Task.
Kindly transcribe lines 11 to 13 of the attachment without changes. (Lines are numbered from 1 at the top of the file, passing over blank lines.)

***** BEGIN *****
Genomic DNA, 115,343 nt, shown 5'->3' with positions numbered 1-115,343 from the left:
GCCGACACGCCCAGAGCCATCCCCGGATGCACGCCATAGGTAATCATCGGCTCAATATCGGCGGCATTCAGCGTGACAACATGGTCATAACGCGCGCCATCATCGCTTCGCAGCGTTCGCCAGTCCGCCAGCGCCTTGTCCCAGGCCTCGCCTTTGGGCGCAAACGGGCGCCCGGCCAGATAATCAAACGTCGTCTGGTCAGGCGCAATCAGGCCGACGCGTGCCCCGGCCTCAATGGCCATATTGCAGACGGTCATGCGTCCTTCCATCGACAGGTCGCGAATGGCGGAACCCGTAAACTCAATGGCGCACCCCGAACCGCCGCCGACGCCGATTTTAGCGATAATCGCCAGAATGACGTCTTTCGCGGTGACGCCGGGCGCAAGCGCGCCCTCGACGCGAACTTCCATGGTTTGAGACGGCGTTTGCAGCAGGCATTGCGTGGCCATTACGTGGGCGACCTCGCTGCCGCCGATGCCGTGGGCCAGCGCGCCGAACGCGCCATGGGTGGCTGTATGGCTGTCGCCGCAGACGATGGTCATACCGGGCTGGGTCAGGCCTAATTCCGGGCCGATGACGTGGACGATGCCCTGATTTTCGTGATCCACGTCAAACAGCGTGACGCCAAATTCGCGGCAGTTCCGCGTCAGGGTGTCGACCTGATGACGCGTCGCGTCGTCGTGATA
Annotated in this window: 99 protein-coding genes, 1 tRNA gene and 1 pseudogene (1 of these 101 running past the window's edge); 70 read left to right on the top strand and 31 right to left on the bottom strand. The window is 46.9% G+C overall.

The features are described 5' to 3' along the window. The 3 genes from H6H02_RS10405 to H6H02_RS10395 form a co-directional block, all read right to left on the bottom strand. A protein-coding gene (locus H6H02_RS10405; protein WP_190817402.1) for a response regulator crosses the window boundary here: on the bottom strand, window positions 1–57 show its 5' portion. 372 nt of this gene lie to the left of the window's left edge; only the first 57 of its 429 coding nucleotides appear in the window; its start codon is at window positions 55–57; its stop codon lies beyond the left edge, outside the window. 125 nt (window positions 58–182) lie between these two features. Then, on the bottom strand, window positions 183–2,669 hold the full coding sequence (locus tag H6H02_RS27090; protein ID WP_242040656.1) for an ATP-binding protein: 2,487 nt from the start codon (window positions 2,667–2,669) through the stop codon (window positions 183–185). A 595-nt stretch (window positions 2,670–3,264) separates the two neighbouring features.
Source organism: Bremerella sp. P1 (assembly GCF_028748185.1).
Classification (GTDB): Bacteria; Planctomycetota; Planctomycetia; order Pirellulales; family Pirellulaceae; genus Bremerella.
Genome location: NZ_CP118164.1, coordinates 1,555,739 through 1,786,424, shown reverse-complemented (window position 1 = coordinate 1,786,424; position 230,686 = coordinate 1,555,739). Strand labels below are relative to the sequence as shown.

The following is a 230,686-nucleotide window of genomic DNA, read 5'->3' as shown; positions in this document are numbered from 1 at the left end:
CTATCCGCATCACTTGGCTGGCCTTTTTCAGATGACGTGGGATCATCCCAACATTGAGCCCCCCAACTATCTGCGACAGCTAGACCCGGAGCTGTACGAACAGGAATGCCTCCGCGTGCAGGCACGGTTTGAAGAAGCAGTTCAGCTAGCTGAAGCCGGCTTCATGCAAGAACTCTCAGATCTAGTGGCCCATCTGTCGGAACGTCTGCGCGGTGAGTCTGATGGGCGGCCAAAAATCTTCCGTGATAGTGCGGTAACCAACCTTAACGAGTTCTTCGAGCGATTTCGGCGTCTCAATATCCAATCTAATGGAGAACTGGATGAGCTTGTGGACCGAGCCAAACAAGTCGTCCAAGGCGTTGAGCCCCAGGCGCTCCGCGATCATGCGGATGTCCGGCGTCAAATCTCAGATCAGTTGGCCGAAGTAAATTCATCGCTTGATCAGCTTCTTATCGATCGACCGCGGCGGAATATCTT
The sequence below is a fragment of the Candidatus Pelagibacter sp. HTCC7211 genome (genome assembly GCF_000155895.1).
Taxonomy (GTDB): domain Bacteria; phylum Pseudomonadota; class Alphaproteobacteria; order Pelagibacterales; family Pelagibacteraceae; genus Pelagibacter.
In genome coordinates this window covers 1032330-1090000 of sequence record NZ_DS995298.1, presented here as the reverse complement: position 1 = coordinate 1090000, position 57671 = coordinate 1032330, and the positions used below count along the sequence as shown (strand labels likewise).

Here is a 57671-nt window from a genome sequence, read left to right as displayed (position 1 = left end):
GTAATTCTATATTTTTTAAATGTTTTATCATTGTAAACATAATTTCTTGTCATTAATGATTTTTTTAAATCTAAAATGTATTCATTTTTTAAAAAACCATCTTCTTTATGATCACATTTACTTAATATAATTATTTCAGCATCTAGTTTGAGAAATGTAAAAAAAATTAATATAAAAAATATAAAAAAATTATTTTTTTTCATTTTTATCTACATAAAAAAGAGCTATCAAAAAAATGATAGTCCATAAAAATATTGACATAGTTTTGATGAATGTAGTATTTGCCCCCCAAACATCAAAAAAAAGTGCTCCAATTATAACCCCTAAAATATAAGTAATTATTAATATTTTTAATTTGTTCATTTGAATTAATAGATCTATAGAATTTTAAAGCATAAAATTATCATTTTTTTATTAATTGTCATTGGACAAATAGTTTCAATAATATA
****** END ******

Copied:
Taxonomy (GTDB): domain Bacteria; phylum Pseudomonadota; class Alphaproteobacteria; order Pelagibacterales; family Pelagibacteraceae; genus Pelagibacter.
In genome coordinates this window covers 1032330-1090000 of sequence record NZ_DS995298.1, presented here as the reverse complement: position 1 = coordinate 1090000, position 57671 = coordinate 1032330, and the positions used below count along the sequence as shown (strand labels likewise).

Here is a 57671-nt window from a genome sequence, read left to right as displayed (position 1 = left end):